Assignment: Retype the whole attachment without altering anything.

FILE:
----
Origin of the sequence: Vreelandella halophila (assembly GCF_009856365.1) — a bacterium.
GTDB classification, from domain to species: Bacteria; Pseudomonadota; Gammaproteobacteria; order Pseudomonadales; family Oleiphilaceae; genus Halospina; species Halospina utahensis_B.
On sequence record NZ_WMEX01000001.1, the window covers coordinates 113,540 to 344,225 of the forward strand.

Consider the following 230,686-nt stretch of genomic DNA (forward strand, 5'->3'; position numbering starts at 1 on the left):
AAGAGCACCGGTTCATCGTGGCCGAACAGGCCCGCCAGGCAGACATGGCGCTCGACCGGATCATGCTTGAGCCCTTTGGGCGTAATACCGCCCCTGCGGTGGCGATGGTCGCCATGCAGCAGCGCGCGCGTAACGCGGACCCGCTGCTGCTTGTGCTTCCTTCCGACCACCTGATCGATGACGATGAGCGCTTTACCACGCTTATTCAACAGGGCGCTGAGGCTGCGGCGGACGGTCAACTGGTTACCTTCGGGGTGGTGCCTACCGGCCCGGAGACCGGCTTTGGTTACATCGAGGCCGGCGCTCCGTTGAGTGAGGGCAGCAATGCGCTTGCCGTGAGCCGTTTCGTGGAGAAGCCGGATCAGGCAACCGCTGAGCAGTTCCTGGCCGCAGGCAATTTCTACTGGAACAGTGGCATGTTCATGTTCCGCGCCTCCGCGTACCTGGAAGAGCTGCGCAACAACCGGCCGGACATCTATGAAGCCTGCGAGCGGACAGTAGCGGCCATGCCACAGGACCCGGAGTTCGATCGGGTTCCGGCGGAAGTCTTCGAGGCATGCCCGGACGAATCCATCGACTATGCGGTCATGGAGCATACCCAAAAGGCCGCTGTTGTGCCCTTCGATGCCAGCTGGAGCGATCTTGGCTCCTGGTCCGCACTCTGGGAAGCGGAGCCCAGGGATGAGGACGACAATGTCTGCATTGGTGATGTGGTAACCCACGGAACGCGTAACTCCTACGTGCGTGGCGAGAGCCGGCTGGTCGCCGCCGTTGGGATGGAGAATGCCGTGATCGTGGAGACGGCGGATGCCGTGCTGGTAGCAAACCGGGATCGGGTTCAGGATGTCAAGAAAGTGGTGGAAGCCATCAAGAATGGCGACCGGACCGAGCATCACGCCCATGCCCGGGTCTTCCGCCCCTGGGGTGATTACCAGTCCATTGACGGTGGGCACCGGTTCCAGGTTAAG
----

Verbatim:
Origin of the sequence: Vreelandella halophila (assembly GCF_009856365.1) — a bacterium.
GTDB classification, from domain to species: Bacteria; Pseudomonadota; Gammaproteobacteria; order Pseudomonadales; family Oleiphilaceae; genus Halospina; species Halospina utahensis_B.
On sequence record NZ_WMEX01000001.1, the window covers coordinates 113,540 to 344,225 of the forward strand.

Consider the following 230,686-nt stretch of genomic DNA (forward strand, 5'->3'; position numbering starts at 1 on the left):
AAGAGCACCGGTTCATCGTGGCCGAACAGGCCCGCCAGGCAGACATGGCGCTCGACCGGATCATGCTTGAGCCCTTTGGGCGTAATACCGCCCCTGCGGTGGCGATGGTCGCCATGCAGCAGCGCGCGCGTAACGCGGACCCGCTGCTGCTTGTGCTTCCTTCCGACCACCTGATCGATGACGATGAGCGCTTTACCACGCTTATTCAACAGGGCGCTGAGGCTGCGGCGGACGGTCAACTGGTTACCTTCGGGGTGGTGCCTACCGGCCCGGAGACCGGCTTTGGTTACATCGAGGCCGGCGCTCCGTTGAGTGAGGGCAGCAATGCGCTTGCCGTGAGCCGTTTCGTGGAGAAGCCGGATCAGGCAACCGCTGAGCAGTTCCTGGCCGCAGGCAATTTCTACTGGAACAGTGGCATGTTCATGTTCCGCGCCTCCGCGTACCTGGAAGAGCTGCGCAACAACCGGCCGGACATCTATGAAGCCTGCGAGCGGACAGTAGCGGCCATGCCACAGGACCCGGAGTTCGATCGGGTTCCGGCGGAAGTCTTCGAGGCATGCCCGGACGAATCCATCGACTATGCGGTCATGGAGCATACCCAAAAGGCCGCTGTTGTGCCCTTCGATGCCAGCTGGAGCGATCTTGGCTCCTGGTCCGCACTCTGGGAAGCGGAGCCCAGGGATGAGGACGACAATGTCTGCATTGGTGATGTGGTAACCCACGGAACGCGTAACTCCTACGTGCGTGGCGAGAGCCGGCTGGTCGCCGCCGTTGGGATGGAGAATGCCGTGATCGTGGAGACGGCGGATGCCGTGCTGGTAGCAAACCGGGATCGGGTTCAGGATGTCAAGAAAGTGGTGGAAGCCATCAAGAATGGCGACCGGACCGAGCATCACGCCCATGCCCGGGTCTTCCGCCCCTGGGGTGATTACCAGTCCATTGACGGTGGGCACCGGTTCCAGGTTAAG